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Air India to freeze employees' pay, promotions

Last updated on: February 7, 2011 10:20 IST

Air India to freeze employees' pay, promotions

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Mihir Mishra in New Delhi

Clouds of uncertainty continue to hover over the salaries of Air India employees.

A huge debt burden and strained finances have forced the national carrier to delay payments for the second consecutive month.

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Image: AI has a huge debt burden.

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Its employees, totalling 31,000, have not yet received salaries for January, which normally come by the last day of every month.

"Last month, Air India paid the salaries by January 7, but the payment for this month seems unlikely to come by then. The airline does not have money to pay salaries, as the banks are reluctant to increase working capital loans," said a senior civil aviation ministry official, who did not want to be identified.

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Image: Interior view of Air India flight.

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The official explained that out of the Rs 22 crore (Rs 220 million) Air India earns every day, Rs 13.5 crore go to the oil companies and Rs 8 crore (Rs 80 million) to the airport operator and ground handlers and spare parts companies, leaving the airline with only Rs 50 lakh a day.

This translates into only Rs 15 crore (Rs 150 million) a month. The monthly wage bill of the airline is about Rs 250 crore (Rs 2.5 billion).

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Image: Air India flight.

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The carrier, with accumulated losses of over Rs 15,000 crore (Rs 150 billion), wants to freeze pay and promotions for its employees for three years. It has an annual wage bill of Rs 3,100 crore (Rs 31 billion) and will see 2,600 employees retire by 2014.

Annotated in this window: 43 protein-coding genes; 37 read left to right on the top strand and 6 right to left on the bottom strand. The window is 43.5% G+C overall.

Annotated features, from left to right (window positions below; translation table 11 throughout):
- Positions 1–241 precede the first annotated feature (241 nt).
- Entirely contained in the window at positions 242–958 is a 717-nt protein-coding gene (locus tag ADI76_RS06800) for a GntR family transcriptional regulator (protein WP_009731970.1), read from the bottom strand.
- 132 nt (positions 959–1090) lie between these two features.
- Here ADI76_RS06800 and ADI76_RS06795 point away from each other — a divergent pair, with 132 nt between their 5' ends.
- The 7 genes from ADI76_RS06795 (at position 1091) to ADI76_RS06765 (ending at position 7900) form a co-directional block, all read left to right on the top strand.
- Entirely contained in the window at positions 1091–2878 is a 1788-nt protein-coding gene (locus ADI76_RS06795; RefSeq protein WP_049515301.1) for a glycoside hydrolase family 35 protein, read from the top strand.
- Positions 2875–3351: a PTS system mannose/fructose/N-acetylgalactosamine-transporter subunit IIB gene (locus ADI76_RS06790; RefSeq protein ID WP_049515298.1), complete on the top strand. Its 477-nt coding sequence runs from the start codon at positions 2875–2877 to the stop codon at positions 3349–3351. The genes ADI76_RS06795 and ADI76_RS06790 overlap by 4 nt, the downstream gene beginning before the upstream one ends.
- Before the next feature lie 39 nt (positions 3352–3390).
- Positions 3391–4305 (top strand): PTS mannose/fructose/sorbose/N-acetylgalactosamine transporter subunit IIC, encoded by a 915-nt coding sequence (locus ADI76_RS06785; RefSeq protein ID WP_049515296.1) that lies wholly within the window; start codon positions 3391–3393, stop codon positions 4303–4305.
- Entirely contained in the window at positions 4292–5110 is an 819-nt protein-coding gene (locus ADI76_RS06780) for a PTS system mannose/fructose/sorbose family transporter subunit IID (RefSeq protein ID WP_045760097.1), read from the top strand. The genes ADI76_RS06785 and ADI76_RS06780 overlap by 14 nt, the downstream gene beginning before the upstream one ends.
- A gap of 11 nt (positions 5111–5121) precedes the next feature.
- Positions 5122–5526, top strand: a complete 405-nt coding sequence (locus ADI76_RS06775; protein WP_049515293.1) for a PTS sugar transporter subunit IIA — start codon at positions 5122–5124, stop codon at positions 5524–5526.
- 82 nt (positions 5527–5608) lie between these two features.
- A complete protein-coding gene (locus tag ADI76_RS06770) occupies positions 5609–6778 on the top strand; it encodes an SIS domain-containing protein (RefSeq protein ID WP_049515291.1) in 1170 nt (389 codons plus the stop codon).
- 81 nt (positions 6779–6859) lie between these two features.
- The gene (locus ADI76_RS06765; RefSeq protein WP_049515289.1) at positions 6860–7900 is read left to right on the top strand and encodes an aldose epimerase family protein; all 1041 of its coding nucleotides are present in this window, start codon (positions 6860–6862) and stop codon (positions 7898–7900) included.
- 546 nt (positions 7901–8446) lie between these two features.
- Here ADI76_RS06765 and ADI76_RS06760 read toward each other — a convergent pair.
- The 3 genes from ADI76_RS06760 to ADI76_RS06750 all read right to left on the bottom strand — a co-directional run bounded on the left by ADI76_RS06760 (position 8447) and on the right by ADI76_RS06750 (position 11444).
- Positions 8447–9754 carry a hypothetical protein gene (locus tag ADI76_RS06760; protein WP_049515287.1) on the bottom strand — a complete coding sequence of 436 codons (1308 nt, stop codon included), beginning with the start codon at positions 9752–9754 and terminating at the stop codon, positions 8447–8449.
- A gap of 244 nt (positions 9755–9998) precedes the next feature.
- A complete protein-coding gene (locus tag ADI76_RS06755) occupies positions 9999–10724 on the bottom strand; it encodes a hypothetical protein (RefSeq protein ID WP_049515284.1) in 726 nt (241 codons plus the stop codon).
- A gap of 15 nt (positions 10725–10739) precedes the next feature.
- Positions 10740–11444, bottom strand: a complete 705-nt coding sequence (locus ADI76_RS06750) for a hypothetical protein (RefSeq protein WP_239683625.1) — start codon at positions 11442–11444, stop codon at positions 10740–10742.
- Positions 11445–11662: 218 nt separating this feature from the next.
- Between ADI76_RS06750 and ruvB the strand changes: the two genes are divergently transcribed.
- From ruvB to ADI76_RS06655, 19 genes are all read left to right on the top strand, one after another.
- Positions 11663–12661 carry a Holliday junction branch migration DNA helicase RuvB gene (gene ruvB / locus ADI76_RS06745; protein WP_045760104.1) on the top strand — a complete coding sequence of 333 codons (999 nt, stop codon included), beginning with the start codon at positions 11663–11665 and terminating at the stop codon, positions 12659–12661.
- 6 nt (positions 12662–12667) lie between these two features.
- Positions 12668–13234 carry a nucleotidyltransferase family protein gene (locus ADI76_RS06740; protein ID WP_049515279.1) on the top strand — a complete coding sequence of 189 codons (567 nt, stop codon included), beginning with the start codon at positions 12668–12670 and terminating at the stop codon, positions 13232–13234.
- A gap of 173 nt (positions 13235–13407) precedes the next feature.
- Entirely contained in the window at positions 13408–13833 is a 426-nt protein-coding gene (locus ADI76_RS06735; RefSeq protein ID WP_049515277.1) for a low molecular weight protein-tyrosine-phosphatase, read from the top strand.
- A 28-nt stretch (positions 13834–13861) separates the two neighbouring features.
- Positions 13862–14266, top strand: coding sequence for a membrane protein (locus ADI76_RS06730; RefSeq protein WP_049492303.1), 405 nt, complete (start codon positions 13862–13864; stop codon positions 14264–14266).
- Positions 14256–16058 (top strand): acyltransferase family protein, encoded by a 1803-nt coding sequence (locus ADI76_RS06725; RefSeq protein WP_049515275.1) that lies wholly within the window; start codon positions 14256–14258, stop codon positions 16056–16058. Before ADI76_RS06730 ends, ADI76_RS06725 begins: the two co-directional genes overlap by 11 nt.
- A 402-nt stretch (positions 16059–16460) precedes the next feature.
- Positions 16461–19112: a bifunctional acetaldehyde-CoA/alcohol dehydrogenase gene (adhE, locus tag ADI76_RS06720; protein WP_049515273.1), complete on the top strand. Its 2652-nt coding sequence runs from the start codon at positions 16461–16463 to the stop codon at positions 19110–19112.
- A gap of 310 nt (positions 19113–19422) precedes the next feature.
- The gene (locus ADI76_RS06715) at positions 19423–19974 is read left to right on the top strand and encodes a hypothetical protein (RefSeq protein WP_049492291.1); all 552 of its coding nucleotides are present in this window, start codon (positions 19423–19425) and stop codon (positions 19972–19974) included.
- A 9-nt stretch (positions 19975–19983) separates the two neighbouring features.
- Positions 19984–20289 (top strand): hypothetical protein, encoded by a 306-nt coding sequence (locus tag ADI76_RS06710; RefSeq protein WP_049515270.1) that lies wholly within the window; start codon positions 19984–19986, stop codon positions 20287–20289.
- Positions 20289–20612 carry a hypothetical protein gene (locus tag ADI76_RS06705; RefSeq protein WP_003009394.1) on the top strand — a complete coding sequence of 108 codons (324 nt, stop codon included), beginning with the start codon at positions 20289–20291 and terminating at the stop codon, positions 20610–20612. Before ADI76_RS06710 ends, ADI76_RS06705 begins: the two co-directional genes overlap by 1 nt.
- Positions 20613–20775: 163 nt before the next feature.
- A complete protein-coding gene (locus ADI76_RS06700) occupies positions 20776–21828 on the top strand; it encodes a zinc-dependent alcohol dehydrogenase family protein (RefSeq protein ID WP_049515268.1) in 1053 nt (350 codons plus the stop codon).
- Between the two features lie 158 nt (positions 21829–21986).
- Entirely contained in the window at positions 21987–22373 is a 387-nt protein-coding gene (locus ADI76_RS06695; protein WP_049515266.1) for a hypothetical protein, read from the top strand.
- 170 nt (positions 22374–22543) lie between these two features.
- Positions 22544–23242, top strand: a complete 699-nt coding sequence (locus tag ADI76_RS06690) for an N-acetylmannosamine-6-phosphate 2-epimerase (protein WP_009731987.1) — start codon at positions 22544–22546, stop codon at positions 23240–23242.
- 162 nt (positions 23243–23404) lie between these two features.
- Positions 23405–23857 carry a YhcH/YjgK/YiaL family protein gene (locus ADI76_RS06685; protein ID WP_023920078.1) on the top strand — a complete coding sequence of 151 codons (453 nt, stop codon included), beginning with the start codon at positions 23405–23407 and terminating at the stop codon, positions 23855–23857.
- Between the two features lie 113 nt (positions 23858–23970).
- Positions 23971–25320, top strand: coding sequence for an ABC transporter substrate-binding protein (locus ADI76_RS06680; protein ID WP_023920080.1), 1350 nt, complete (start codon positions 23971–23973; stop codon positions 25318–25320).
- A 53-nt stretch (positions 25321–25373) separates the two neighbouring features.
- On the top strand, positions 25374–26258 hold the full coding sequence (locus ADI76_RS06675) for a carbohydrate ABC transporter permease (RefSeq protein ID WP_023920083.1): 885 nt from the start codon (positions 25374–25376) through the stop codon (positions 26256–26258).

The oil companies put Air India's oil requirements on cash and carry after it defaulted on payments.

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Image: Air India.
Photographs: Reuters.
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"The situation was more serious before the airline got the second equity infusion of Rs 1,200 crore (Rs 12 billion), which eased the daily payments to oil companies from Rs 17.5 crore (to Rs 13.5 crore now). The airline could not do much with the Rs 1,200 crore equity infusion as that was with a condition to pay Rs 500 crore (Rs 5 billion) each to oil companies and service debt. The rest Rs 200 crore (Rs 2 billion) Went to spare parts manufacturers," the official said.

These financial problems have led to a sudden increase in the working capital debt of the airline.

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Image: Air India.

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"The increase of the working capital debt of the airline from Rs 19,000 crore (Rs 190 billion) to Rs 21,000 crore (Rs 210 billion) in a short period speaks volumes about the trouble the airline is in," said the official.

The carrier's working capital debt of Rs 21,000 crore carries an interest burden of 12 per cent. AI's annual interest payment is Rs 1,800 crore (Rs 18 billion) on a debt of over Rs 40,000 crore (Rs 21,000 crore is the working capital debt and the rest low-cost debt taken primarily to buy aircraft).

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Image: Air India ticketing counter.

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"The airline can only be revived if the government infuses huge money. Any infusion in the range of what was given in the past will not be of much use," said the official.

In its attempt to bail out Air India, the government recently injected two tranches of Rs 1,200 crore and Rs 800 crore (Rs 8 billion) in 2009-10, raising the equity base to Rs 2,145 crore (Rs 21.45 billion).


Image: Air India.

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